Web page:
The Art of Exploration · a diary of day trips, natural places, and miscellaneous adventures

Balanced Rock

Tuesday, October 5th, 2010 in Utah
Balanced Rock 1

I simply have no idea how this rock remains perched atop what appears to be a crumbly bit of rubble. Had I been the one to name this geological treasure, it would not be known as Balanced Rock as it is today, but instead as Mindbogglingly Precarious Rock. It’s a good thing someone else is in charge of such nomenclature.

There’s a path around Balanced Rock that is all fine and dandy when you’re on the one side, which I shall here refer to as the Sunny, Balanced Side. Simply put, Sunny, Balanced Side is the side toward which the rock isn’t leaning. It’s all breathtakingly lovely from that side. I took five calm minutes to set up each photo I took on that side of the rock. But then, as you follow the path in a circle around the rock, you get to a point at which you step into the murky shadow of the thing. This is the side that I shall refer to as Distressingly Large Shadow Side. Yes, it is a distressing shadow. It’s a large shadow. It’s the type of shadow that could be cast by a large thunderstorm. Or a small planet. You choose.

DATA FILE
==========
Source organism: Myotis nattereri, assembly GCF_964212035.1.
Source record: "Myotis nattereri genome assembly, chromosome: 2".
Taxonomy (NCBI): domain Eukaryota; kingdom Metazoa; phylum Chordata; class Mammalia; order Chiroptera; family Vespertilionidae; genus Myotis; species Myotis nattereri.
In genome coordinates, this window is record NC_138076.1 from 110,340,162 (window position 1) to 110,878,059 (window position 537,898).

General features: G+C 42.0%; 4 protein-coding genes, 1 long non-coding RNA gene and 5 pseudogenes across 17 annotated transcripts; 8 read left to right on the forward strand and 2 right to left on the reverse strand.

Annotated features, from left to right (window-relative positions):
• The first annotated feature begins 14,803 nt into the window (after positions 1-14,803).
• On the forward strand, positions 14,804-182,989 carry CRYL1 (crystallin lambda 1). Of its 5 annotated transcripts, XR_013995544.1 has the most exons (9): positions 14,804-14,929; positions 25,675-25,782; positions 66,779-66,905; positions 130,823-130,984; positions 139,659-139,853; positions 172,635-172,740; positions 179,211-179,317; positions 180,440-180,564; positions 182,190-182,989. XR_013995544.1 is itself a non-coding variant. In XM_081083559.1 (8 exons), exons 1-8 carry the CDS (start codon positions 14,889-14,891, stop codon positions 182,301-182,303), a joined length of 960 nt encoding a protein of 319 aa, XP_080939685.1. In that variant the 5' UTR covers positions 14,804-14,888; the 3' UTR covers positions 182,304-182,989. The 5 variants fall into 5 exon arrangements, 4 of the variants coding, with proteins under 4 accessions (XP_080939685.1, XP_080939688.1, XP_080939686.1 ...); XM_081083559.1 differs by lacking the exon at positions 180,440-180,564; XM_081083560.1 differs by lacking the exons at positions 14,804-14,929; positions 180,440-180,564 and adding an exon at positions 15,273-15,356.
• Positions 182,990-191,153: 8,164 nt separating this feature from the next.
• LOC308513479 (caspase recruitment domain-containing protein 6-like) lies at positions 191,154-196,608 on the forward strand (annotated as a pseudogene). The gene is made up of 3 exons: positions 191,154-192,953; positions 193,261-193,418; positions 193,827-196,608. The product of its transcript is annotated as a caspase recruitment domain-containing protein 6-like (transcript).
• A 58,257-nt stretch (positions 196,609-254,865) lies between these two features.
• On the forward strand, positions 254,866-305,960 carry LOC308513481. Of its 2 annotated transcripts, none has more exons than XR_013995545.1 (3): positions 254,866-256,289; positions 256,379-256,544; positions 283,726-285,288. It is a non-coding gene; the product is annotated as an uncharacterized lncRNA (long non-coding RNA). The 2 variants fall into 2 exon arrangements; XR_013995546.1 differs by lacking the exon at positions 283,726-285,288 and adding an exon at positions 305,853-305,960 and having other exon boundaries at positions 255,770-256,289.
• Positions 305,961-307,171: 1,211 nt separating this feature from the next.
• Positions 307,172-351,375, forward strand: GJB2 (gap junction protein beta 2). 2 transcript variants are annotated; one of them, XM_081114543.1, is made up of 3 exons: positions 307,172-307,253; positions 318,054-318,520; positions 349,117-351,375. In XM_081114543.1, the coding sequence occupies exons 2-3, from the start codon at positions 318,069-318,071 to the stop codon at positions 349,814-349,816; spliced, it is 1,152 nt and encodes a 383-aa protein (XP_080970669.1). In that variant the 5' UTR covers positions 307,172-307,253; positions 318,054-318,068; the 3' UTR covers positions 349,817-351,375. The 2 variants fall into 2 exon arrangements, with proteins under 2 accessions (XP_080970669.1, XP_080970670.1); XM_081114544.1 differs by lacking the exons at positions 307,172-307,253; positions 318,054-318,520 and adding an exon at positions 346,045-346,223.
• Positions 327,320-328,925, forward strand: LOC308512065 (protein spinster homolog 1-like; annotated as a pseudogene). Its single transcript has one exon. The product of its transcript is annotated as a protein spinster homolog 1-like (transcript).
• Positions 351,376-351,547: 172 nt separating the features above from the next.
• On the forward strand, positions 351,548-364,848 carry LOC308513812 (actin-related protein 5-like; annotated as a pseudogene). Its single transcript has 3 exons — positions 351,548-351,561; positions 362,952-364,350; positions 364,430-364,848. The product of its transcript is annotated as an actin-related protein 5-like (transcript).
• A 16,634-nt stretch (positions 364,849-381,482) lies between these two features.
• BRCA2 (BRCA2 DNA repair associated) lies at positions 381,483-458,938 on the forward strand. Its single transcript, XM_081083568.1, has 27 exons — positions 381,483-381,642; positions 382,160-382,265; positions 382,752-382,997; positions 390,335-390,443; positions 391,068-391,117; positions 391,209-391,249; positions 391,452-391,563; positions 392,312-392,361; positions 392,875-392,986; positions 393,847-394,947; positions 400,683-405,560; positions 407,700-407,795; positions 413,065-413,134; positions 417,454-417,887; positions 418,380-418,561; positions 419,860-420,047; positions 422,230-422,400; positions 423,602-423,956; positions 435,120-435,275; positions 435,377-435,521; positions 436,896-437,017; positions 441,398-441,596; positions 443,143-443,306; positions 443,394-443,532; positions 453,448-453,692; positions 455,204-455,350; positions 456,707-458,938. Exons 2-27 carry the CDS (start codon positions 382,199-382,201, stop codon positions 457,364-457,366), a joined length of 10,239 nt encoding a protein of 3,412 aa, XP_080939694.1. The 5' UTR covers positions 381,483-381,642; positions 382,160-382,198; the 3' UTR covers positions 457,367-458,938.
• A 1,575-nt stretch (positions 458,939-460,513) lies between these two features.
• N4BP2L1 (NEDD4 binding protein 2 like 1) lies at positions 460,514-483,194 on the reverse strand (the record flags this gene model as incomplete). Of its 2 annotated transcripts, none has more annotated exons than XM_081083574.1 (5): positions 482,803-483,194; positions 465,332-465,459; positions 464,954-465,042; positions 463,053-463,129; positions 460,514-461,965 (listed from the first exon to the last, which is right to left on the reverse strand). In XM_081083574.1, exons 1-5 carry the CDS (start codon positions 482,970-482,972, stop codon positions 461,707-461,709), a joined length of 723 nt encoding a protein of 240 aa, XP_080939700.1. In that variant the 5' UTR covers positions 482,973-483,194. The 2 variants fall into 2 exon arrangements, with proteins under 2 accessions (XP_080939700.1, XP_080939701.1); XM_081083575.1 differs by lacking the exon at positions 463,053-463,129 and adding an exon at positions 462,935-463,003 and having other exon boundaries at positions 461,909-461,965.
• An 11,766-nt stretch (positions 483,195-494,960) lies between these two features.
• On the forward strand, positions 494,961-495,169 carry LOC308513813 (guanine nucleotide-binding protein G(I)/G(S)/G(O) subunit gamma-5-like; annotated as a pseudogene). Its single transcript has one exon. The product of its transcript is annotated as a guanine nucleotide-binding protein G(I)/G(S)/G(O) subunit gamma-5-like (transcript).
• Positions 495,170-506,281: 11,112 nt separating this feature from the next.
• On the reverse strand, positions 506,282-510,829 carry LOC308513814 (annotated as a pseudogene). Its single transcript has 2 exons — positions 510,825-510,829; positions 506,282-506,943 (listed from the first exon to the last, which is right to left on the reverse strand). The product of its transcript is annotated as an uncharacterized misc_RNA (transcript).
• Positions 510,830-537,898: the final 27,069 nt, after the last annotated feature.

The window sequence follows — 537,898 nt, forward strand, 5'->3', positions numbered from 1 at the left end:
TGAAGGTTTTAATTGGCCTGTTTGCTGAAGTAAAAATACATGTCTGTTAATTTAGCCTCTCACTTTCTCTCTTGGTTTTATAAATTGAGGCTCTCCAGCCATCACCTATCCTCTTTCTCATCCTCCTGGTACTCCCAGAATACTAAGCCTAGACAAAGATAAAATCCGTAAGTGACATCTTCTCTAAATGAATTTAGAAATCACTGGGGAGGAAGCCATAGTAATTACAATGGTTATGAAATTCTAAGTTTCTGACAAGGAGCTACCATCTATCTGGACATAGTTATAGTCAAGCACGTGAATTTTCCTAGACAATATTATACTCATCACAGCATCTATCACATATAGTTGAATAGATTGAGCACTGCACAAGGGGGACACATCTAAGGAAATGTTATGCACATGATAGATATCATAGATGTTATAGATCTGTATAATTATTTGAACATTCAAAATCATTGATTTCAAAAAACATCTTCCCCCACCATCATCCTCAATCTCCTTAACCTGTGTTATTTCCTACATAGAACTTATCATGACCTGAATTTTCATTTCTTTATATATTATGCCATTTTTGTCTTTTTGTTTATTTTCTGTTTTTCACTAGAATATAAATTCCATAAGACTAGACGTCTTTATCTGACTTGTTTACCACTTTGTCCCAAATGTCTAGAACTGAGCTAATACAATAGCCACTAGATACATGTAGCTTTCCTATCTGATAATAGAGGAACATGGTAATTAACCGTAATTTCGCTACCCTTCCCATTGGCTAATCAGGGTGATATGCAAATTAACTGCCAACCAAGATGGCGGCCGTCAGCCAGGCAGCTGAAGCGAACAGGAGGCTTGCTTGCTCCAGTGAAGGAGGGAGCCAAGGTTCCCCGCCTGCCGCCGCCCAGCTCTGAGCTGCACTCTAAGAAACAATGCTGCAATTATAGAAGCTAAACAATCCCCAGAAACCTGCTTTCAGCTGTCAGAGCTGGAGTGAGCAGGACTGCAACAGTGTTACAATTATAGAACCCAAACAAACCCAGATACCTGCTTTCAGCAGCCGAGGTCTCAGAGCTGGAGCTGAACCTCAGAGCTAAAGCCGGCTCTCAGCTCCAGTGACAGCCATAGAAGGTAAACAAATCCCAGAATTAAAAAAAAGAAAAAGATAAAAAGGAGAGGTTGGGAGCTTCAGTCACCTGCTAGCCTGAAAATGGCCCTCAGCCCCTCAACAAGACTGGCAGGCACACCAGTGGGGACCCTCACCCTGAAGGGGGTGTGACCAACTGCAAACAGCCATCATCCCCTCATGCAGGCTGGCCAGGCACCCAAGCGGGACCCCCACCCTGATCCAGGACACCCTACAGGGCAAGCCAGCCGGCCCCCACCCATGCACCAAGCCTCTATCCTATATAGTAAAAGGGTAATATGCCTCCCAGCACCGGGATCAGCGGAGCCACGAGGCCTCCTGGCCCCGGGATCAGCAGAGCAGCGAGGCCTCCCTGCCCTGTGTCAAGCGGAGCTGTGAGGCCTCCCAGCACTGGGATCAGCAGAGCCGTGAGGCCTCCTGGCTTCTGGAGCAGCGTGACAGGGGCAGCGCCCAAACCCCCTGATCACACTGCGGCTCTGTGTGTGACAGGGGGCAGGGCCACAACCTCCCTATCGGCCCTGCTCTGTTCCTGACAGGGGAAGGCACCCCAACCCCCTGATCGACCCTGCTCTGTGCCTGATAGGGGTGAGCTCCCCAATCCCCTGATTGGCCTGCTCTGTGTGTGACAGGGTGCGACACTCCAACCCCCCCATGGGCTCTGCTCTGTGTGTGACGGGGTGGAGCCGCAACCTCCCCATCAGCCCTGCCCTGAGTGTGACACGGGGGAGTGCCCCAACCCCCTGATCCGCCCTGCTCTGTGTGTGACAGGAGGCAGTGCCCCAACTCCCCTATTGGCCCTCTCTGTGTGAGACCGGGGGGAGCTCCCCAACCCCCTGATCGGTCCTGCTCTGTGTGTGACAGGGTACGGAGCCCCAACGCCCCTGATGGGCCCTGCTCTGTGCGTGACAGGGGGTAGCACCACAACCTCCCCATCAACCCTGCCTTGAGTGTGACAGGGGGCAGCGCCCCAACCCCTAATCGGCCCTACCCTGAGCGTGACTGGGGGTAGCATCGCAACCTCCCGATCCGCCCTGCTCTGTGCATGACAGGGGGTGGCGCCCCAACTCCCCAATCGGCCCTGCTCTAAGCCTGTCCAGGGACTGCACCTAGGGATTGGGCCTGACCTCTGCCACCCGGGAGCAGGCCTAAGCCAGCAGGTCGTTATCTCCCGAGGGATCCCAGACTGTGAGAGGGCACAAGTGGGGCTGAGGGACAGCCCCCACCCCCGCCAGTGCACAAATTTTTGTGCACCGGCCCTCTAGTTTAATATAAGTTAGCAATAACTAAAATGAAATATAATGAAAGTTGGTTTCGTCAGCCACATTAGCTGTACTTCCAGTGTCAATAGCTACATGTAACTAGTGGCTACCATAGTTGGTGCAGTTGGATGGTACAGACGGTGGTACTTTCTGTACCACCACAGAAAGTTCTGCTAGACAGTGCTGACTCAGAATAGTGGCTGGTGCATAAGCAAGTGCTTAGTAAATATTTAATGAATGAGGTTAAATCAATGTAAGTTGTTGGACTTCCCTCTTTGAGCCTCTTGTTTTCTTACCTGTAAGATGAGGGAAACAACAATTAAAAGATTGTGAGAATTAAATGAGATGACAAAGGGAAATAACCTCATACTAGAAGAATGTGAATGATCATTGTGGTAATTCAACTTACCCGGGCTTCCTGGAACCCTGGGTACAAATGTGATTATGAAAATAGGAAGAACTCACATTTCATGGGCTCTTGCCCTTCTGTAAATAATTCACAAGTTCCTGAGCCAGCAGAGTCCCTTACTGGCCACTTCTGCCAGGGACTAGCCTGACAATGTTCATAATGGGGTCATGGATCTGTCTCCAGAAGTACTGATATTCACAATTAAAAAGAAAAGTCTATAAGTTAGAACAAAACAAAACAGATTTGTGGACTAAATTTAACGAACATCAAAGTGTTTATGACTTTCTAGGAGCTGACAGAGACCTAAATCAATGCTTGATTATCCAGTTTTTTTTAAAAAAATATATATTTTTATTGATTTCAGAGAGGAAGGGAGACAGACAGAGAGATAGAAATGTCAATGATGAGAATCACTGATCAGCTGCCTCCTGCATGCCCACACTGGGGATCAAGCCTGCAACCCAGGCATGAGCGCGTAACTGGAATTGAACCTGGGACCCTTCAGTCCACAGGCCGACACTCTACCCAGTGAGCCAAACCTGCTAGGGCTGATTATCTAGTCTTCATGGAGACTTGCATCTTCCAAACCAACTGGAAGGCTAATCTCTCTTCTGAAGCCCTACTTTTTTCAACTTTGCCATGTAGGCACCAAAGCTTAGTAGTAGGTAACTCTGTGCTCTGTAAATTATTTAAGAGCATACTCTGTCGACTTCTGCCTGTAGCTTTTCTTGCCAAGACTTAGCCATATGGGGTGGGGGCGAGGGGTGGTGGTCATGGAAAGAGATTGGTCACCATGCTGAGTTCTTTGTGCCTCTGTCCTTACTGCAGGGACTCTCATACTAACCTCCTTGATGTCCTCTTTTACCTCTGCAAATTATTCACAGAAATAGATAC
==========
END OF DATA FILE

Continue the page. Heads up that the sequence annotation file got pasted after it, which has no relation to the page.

Distressingly Large Shadow Side

Anyway, as you step into Distressingly Large Shadow Side, that’s when you begin to get a little bit nervous. Especially when your hiking partner asks you to Stand Right Here while he takes your photo from Way Over There (which, as it happens, is located on Sunny, Balanced Side).

As you wait for the shutter to click, your mind starts to clatter like loose bits in a broken wristwatch. You remember that in some guide book you read earlier, Balanced Rock (or Mindbogglingly Precarious Rock, depending on your state of mind) was estimated to weigh-in at around 7 million pounds. Could that be right? You wonder how such a rock would bounce and tumble as it hit the ground. Can 7 million pounds bounce?

Fortunately, despite your concerns, Balanced Rock somehow remains perched atop its tower of rubble long enough for you to scamper out of its shadow like a startled land crab.

Way Over There
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